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  60. Demi, Kaballah is only for those of Moses' bloodline, not for brainless shiksas who smoke bath salts.

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  61. See Gag, I, unlike you it seems, am a conservative. I don't believe the government has a role to play in the bedrooms of the nation. I believe an individual has a right to choose what course of action they should pursue without the government peering over their shoulder telling them what is the right thing to do. Abortion, for example, is an individuals' choice, not the governments.

    ReplyDelete
  62. Fighting to save the union was like burning the village to save the village.

    The purpose of the union was to preserve individual liberty from the tyranny of a strong and ruthless central government. It wasn’t a Tony Soprano deal when, "once you join this family…”

    or the logic of your Uncle Festus

    "I think I will save my marriage by beating the living shit out of my wife, killing her youngest brother, shooting her uncle’s mule, burning down her second cousin’s corn crib and knee capping her mother.”

    "Wasn’t Uncle Festus great for saving his marriage and keeping the family together?"

    ReplyDelete
  63. I will concede, Gag, that you are conservative - like a fundamental Muslim, or an orthodox Jew, is a conservative.

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  64. Deuce, if the central gov. doesn't exist how can it protect an individuals liberty?

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  65. We have two Carolinas, two Dakotas, and two Virginias. There is no demonstrable evidence that preserving the union of those three states would have made them safer, happier or richer.

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  66. With that thought in mind maybe it is time for the good ole USofA to extend its dominion to the rest of the world?....

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  67. That is your thought Ash, not mine.

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  68. heh heh, yeah, at what point does the Governments obligation to protect an individuals liberty end?

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  69. We did think it was a great idea to bomb Serbia because the believed that Kosovo had no right to secede from their union. We believe that China has no right to use force against the secession of Taiwan.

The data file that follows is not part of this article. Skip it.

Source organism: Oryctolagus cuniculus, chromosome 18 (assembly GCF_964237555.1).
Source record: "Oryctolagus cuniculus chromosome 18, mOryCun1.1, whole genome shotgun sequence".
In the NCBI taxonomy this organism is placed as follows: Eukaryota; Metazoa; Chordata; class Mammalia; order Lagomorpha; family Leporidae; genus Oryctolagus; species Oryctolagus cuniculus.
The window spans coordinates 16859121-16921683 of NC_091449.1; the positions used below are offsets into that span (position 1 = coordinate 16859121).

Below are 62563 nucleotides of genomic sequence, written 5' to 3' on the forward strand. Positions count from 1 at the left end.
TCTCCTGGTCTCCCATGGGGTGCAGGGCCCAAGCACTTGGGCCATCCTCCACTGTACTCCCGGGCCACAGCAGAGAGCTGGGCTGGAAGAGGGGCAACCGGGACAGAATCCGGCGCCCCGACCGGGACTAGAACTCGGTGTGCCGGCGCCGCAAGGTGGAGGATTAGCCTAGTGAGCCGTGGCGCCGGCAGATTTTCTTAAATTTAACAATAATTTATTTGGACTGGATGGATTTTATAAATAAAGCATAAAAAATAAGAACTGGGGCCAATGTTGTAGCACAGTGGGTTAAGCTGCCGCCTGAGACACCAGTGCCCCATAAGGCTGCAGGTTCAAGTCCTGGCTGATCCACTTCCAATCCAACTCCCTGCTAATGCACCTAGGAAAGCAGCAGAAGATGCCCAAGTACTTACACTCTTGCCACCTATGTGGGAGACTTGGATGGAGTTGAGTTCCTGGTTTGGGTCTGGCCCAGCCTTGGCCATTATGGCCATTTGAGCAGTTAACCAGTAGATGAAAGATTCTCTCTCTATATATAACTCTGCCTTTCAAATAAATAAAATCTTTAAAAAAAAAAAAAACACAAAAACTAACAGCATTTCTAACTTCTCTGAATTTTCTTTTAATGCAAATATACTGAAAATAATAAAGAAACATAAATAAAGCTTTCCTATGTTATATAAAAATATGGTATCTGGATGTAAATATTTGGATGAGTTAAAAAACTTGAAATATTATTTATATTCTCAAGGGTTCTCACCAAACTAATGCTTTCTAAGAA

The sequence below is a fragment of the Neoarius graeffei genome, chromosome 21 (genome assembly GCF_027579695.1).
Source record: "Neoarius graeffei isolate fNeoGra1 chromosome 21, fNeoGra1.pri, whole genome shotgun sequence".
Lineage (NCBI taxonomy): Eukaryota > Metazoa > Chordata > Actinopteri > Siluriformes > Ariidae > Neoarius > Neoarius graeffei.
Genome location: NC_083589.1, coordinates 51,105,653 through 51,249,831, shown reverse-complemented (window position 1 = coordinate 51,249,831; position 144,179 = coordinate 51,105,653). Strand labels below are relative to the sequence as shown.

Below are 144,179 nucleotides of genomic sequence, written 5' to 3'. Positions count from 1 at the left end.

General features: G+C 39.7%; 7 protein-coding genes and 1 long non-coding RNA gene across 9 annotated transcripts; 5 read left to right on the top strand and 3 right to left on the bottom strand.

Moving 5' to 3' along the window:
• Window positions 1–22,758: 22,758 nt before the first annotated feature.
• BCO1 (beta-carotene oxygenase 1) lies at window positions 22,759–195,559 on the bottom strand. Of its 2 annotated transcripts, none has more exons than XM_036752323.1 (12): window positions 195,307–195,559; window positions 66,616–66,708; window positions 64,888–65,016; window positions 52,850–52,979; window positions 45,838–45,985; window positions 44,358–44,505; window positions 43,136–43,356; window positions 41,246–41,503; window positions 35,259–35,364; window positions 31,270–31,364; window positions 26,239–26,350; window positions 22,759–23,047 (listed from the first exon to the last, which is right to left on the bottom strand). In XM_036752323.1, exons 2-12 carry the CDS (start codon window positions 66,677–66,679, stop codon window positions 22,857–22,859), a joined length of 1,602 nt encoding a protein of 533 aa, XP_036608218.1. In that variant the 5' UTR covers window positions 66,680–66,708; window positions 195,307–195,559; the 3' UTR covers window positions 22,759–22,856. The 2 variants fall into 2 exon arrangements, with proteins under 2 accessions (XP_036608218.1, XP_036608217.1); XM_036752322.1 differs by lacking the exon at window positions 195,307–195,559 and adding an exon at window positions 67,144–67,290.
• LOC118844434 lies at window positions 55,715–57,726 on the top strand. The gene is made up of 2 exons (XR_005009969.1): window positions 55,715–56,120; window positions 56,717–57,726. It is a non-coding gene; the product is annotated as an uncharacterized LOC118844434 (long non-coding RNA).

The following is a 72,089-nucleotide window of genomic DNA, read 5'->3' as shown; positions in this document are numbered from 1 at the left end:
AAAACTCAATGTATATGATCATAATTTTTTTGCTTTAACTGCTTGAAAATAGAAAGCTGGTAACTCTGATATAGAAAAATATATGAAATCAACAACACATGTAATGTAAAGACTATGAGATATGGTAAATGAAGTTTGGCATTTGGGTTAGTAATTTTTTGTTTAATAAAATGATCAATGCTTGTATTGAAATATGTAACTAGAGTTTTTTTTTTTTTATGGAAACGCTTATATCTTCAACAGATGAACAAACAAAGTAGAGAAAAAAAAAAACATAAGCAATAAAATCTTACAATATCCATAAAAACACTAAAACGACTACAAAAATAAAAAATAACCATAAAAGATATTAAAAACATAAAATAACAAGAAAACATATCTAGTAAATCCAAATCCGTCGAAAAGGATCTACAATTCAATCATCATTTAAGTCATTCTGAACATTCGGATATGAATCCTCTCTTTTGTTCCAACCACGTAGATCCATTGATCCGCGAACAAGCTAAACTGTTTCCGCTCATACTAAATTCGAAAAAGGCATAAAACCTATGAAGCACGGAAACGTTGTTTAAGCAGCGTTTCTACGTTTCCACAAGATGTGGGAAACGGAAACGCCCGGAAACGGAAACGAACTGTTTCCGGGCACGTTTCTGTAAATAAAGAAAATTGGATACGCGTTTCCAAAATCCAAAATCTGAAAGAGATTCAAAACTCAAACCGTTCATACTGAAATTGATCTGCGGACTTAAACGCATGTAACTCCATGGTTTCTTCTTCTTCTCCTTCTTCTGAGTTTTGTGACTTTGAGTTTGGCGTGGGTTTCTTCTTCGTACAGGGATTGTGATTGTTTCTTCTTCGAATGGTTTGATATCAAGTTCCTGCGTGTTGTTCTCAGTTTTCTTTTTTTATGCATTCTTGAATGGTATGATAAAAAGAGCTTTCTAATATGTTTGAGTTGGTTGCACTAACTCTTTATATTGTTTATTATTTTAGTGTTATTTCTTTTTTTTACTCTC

We are morally indignant that Syria is murdering their citizens because they object to their secession.

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  70. Remind me why Lincoln was great.

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  71. Remind me why Lincoln was great.

    Well, he was certainly greater than Polk, who tore off a big piece of Mexico as though it were a pizza.

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  72. Russia reportedly has drafted an agreement that would extend a current deal on the Russian 201st Motorized Rifle Division military base in Tajikistan, keeping the base open for 49 years beyond October 2014, when the current agreement expires. Although there is an issue with whether Russia will begin paying rent for the base, Moscow will make sure the agreement is finalized, as maintaining the base in Tajikistan serves its geopolitical and security interests.

    ...

    Central Asia has always been susceptible to instability, as borders with traditionally restive areas in the region are porous and easy for militants to cross. Economics and culture are also factors; in Tajikistan, high poverty levels and geographic proximity to militant Islamist hotspots make it easier for militancy to take root.

    ...

    The resolution of the pricing issue will be an important indicator of the current state of relations between Russia and Tajikistan. However, the issue will not prevent the agreement extending the current deal between Moscow and Dushanbe.


    Base In Tajikistan

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    ReplyDelete
  74. That is the fortunate part of Mexico, the piece that got torn off.

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  75. Santorum is clearly ahead in Minnesota and Missouri.

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  76. U.S. Ambassador to Iraq James F. Jeffrey and other senior U.S. State Department officials have been considering ways to reduce the size and scope of the United States' diplomatic presence in Iraq, officials in Baghdad and Washington said, The New York Times reported Feb. 7. The U.S. Embassy in Baghdad may decrease the number of contractors needed to support its operations and adjust the number of diplomats as is appropriate, an embassy spokesman said.